Representation matters

  • Monday, February 25, 2019 9:30am
  • Opinion

By Flip Herndon

Tukwila Superintendent

During the month of February we may still be recovering from the holidays, finding the perfect Valentine’s gift for our partner, or dealing with what every Washingtonian is stressing out about right now, the snow. But this month students across the country will be learning about Black history. They will be taught about great African-Americans who made major impacts throughout American history.

Usually, the primary notion of Black history revolves around Martin Luther King, Jr. or Rosa Parks, two major figures in the Civil Rights Movement. Both King and Parks had huge influences on many African-Americans today, but are we going beyond before and after their time to learn and teach about other African-Americans who made leaps and bounds throughout history?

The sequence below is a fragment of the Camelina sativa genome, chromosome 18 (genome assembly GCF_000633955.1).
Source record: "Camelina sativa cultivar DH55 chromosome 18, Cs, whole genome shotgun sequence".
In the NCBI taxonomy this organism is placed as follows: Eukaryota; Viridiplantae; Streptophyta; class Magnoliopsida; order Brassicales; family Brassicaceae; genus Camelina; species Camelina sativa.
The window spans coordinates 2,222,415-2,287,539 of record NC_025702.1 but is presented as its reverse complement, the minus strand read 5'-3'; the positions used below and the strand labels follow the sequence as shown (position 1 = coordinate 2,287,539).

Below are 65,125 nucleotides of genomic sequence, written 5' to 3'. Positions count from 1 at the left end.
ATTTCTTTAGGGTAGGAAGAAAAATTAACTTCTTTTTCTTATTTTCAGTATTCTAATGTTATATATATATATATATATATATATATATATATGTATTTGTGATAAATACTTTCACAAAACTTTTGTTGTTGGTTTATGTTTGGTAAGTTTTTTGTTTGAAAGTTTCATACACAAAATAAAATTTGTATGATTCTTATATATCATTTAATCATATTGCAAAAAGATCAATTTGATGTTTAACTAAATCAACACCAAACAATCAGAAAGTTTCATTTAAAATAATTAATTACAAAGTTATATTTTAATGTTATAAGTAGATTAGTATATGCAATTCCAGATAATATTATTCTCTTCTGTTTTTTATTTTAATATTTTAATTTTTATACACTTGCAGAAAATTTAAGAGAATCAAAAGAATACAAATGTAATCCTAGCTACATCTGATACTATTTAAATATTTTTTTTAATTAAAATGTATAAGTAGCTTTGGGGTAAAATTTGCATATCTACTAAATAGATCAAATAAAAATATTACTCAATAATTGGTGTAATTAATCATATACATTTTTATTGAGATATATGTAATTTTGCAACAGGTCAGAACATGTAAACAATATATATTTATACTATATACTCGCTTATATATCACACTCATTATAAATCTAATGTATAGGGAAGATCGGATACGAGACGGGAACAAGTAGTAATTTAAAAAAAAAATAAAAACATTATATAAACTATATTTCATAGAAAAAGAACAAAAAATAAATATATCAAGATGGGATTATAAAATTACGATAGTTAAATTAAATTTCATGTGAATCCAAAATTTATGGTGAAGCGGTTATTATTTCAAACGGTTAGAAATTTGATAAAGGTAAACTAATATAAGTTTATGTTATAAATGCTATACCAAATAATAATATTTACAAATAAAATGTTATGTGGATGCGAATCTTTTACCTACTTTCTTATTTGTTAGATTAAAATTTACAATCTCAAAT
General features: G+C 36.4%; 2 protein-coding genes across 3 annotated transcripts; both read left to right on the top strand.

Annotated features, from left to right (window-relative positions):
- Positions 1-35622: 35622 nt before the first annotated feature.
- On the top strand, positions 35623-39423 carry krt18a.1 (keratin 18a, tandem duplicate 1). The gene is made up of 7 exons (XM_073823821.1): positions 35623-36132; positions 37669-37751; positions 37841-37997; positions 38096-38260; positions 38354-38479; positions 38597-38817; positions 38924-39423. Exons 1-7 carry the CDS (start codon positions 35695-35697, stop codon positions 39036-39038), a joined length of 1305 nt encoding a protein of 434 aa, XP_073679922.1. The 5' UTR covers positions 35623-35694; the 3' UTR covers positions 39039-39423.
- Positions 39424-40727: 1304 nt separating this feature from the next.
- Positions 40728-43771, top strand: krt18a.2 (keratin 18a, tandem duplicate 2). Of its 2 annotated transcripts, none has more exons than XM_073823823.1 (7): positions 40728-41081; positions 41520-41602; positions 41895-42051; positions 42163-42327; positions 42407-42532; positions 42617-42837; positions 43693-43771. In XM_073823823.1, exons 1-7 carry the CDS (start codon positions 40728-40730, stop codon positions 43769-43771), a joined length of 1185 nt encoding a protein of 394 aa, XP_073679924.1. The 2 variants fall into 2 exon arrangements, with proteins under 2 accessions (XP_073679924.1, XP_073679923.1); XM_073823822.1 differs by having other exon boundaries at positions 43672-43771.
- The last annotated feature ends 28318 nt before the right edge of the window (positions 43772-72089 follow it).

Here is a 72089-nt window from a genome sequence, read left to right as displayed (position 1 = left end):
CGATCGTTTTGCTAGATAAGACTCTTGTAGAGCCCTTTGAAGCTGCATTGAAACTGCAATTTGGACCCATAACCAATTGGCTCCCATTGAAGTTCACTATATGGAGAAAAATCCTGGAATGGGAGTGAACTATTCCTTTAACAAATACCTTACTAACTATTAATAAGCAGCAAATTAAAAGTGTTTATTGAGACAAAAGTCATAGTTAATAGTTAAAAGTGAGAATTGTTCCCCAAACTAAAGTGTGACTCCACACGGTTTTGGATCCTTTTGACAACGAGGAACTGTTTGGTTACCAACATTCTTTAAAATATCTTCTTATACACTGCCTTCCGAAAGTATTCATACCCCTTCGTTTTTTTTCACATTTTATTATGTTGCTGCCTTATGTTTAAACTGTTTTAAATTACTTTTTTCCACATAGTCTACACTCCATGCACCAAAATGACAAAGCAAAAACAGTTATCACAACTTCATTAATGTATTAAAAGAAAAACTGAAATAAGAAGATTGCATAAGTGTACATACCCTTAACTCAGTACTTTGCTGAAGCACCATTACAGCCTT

A recent article in the Seattle Times spoke about the challenges of having staff that represent the demographics of our students. In the Seattle area, many districts are trying to find ways to better answer that call. This doesn’t mean that staff of different backgrounds cannot relate to our students.

However, the ability for students to see people who look like them sends an unspoken message about where you can see yourself later in life. Education is not the only area where this is an issue. If you look at elected officials, scientists, researchers, and STEM related jobs just to name a few, the representation of people of color and women usually is not reflective of the populations being served. As educators we want to prepare our students to make informed choices about their lives in the future and part of that preparation is demonstrating to them that there are people just like them in those positions in life they strive to fill.

Did you know that home security systems, blood banks and traffic signals were all created by African-Americans? There’s a museum in Seattle that focuses on African-American history in the Pacific Northwest. Take advantage of what it has to offer.

Let’s explore beyond the primary teachings of Black history and dig deeper. Sojourner Truth said it best, “Truth is powerful and it prevails.”

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